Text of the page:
Happy July 4th! There’s no better way to say “Thanks!” to America than by doing a little something to end our obesity epidemic, starting with our own families. Here’s a collection of suggestions.
Reduce salt intake
An Australian study of 4,000 children found that the more salt they ate, the more sugary drinks they consumed. Cut down on the usual suspects like potato chips and fries, as well as less obvious harborers of sodium such as hot dogs, cold cuts, and cheese.
Replace the dishes
In Philadelphia, a study of first-graders showed that children going through the lunch line with big plates will serve themselves more food, amounting to twice as many calories, as the same children will dish out for themselves if provided with smaller plates.
Cornell University researchers make this suggestion:
Change your dishware to better accommodate your dining needs. If your goal is to eat less, select plates that have high contrast with what you plan to serve for dinner. Want to eat more greens? Try serving them on a green plate!
Other scientists are proponents of the red plate. Why?
The color red elicits avoidance motivation across contexts…. red functions as a subtle stop signal that works outside of focused awareness and thereby reduces incidental food and drink intake…. In line with our hypothesis, participants drank less from a red labeled cup than from a blue labeled cup, and ate less snack food from a red plate than from a blue or white plate.
Watch your language
Forget about the old “clean your plate” concept and concentrate on helping kids learn to take smaller portions and to be aware of when they’ve had enough. Remember that food shouldn’t be used as a reward, pacifier, or bribe. When discussing the importance of good everyday habits with kids, frame it as a way of being healthy, not as the road to looking a certain way.
Be the change you want to see
One of the very most important things a parent can do is set a good example. The power of example is much stronger than any words. Find activities the family can do together — bike, hike, swim, walk — and encourage kids to explore the possibilities until they find a sport or activity that gets them joyously moving.
Live in an affluent neighborhood
For most of us, file this under “long-term goal.” University of Washington researchers found that neighborhood property values predict local obesity rates better than income or education. Data collected in Seattle showed that fancy real estate implies about a 5% obesity rate, while impoverished neighborhoods have an obesity rate around 30%.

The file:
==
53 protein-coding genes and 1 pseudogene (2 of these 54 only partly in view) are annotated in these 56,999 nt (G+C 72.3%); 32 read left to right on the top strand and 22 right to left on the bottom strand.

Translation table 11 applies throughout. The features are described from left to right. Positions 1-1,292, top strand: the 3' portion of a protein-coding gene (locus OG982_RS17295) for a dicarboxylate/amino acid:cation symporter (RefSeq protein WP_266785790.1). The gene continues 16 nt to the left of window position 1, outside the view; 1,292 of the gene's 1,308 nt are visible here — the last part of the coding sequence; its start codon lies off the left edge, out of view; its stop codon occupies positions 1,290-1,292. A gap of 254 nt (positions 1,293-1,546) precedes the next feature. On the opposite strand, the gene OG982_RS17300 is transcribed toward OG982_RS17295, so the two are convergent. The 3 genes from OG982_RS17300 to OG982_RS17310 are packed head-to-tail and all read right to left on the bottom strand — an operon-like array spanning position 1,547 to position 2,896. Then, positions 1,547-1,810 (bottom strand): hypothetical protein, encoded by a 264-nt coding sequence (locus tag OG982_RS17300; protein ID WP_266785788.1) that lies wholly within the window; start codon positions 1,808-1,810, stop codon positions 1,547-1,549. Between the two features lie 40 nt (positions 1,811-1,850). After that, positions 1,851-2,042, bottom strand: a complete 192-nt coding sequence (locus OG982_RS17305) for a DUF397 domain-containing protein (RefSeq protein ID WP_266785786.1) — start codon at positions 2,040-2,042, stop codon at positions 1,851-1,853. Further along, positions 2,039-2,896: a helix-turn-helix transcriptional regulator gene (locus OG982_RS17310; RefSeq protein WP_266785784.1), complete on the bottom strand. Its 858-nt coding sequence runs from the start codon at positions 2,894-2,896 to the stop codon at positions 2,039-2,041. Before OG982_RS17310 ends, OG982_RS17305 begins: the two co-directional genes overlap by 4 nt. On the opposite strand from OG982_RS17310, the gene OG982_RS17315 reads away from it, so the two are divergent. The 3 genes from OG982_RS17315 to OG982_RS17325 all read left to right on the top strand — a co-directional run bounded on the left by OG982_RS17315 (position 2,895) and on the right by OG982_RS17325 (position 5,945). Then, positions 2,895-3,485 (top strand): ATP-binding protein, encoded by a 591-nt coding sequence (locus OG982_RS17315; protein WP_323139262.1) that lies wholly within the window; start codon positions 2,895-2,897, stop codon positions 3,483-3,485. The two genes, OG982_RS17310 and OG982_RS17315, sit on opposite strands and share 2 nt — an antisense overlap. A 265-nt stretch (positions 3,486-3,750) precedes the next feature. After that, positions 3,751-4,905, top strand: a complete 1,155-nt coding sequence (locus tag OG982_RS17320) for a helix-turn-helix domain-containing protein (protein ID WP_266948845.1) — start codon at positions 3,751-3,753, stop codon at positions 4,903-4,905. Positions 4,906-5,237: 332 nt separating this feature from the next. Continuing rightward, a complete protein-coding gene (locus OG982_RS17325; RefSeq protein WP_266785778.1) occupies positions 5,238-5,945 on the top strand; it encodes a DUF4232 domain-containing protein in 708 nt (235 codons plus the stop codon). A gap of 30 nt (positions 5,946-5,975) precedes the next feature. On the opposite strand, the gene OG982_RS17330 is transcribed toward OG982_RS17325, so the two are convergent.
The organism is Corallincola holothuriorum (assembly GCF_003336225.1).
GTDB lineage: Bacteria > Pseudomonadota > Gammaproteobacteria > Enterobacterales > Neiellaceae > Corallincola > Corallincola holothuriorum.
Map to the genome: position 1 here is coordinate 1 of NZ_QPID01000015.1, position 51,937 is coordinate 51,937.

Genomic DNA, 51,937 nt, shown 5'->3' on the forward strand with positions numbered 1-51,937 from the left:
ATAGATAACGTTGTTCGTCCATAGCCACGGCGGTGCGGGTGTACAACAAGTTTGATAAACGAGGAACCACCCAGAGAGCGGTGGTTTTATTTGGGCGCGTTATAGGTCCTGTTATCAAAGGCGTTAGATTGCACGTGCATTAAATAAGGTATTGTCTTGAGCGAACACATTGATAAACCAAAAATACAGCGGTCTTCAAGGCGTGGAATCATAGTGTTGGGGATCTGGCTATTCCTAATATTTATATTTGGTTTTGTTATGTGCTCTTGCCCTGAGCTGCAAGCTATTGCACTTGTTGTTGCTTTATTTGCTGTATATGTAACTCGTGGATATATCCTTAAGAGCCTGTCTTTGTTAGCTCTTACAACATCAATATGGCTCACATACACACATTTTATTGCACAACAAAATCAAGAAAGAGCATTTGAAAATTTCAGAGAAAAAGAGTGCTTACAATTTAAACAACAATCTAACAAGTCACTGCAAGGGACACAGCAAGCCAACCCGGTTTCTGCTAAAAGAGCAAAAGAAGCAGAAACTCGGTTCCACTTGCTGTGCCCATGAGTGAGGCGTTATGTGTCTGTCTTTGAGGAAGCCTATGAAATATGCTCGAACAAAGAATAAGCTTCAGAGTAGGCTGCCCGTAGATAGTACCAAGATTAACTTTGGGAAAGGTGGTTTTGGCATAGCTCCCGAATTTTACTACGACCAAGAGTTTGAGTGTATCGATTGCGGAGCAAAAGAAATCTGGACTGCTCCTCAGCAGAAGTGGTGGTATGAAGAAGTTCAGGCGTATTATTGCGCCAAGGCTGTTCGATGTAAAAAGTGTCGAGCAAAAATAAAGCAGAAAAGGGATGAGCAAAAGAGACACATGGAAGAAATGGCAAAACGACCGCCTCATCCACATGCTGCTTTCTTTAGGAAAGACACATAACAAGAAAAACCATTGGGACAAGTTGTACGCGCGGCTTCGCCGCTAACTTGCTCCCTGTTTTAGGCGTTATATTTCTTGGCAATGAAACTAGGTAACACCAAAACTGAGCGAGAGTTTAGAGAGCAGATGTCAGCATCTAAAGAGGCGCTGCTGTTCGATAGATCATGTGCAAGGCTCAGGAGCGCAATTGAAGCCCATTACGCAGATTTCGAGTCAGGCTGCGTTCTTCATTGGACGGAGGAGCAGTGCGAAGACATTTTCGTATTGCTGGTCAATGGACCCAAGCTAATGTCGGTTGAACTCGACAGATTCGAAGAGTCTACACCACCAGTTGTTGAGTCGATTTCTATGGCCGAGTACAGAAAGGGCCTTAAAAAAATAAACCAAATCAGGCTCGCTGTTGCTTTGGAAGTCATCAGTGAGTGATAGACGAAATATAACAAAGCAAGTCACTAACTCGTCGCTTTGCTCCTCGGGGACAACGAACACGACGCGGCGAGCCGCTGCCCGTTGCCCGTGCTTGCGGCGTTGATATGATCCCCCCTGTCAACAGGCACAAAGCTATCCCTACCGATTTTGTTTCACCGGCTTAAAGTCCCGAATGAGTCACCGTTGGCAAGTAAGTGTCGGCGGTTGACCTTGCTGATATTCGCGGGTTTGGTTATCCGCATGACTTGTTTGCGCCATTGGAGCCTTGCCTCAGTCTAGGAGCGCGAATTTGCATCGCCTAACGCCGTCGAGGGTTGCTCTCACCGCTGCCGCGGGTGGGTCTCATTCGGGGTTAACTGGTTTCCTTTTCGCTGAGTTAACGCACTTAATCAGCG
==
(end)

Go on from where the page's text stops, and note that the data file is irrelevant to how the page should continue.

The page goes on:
Back a winning team
French researchers studied Americans living in cities with National Football League teams, and found that we consume more saturated fat and more total calories on the day after a home team loss. Never mind football, this simple tip can help for July 4: “Make chili with ground turkey or substitute Greek yogurt for sour cream and queso in dips.”
Don’t drown in remorse
And if the holiday celebration gets out of hand, don’t stress about it, recommends the Louisiana State University Health Sciences Center. But do make it a high priority to form — and stick to — good eating habits as part of the everyday routine.
Your responses and feedback are welcome!
Source: “Childhood Obesity: Kids Crave Salt and Sugary Drinks,” ClevelandClinic.org, 03/12/13
Source: “A Simple Way to Fight Childhood Obesity,” TheSportDigest.com, 04/12/13
Source: “What’s With the Color of Your Plate?” Cornell.edu, 2012
Source: “Want to eat less snack food? Use a red plate,” DiscoverMagazine.com, 09/16/13
Source: “Tips to Combat Childhood Obesity,” TheCellGym.com, 04/20/13
Source: “ZIP Codes And Property Values Predict Obesity Rates,” ScienceDaily.com, 08/30/07
Source: “Study: NFL Fans Binge Eat if Team Loses,” NBCNews.com, 01/31/14
Source: “Rules of thumb: Three simple ideas for overcoming childhood obesity,” ScienceDaily.com, 05/01/14
Image by lizwest